Sleep-HD trial: short and long-term effectiveness of existing insomnia therapies for patients undergoing hemodialysis. Academic Article uri icon


  • Patients with end-stage kidney disease (ESKD) treated with hemodialysis (HD) experience many distressing symptoms. One frequently reported symptom is insomnia. There are unique issues about HD treatments and schedules that disrupt regular sleep/wake routines and possibly contribute to the high severity of insomnia. Despite evidence for broad-ranging health effects of insomnia, very few clinical trials have tested the efficacy of treatments for HD patients. Cognitive-behavioral therapy for insomnia (CBT-I) is a recommended first-line therapy but largely inaccessible to HD patients in the United States, partly because they commit considerable amounts of time to thrice-weekly dialysis treatments. Another important reason could be the logistical and reimbursement challenges associated with providing behavioral health care at the dialysis center. CBT-I delivered by telehealth can overcome barriers to access, but its efficacy has never been rigorously tested for these patients. Pharmacotherapy is the most widely used treatment for insomnia; however, some drugs presently used are unsafe as they are associated with a higher risk for death for HD patients (benzodiazepines and zolpidem-like drugs). The efficacy and safety of other medications (trazodone) for the treatment of insomnia has never been tested for patients treated with HD.This trial tests the short- and long-term comparative effectiveness of 6-week treatment with telehealth CBT-I, trazodone, or medication placebo. This will be accomplished with a randomized controlled trial (RCT) in which 126 participants treated with HD in community-based dialysis facilities with chronic insomnia will be assigned 1:1:1 to telehealth CBT-I, trazodone, or medication placebo, respectively; short-term effectiveness of each treatment arm will be determined at the end of 6-weeks of treatment and long-term effectiveness at 25-weeks. The primary and secondary patient-reported outcomes will be assessed with computer-based telephone interviewing by research scientists blinded to treatment assignment; additional secondary outcomes will be assessed by participant interview and actigraphy.This clinical RCT will provide the first evidence for the comparative effectiveness of two distinct approaches for treating chronic insomnia and other patient-reported outcomes for patients receiving maintenance HD.NCT03534284 May 23, 2018. SLEEP-HD Protocol Version: 1.3.4 (7/22/2020).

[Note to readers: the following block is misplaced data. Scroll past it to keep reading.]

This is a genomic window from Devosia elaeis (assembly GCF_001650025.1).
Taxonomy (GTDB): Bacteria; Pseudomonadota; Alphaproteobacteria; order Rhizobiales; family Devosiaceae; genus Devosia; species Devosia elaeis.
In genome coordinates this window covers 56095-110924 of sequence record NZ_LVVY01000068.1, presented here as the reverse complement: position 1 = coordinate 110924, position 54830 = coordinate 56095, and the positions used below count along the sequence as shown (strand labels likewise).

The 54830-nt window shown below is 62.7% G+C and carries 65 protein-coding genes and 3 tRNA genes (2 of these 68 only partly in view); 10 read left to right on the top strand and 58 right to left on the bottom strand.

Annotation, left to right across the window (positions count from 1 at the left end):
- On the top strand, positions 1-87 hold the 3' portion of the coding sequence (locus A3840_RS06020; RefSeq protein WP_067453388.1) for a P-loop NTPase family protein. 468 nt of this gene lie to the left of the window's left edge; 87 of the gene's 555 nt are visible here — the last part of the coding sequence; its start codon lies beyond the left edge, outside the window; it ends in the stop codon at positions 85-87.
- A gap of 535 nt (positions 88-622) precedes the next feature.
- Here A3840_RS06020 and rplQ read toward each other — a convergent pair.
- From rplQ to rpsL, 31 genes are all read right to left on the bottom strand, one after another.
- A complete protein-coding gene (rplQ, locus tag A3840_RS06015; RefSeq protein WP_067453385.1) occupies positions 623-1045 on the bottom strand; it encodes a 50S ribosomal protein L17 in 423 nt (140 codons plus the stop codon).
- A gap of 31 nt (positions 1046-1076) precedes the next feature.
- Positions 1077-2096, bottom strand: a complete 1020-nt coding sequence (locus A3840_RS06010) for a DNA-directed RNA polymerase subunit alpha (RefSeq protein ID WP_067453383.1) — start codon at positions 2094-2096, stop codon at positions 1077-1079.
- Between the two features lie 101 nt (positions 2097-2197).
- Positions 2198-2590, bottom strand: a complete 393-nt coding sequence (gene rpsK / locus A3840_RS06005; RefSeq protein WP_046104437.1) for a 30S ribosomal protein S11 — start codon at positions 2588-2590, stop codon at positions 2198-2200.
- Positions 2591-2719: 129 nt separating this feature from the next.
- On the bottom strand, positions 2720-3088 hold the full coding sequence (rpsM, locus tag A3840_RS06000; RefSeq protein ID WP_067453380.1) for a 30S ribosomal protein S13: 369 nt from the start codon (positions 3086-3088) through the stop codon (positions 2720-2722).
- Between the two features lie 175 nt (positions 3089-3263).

publication date

  • October 2020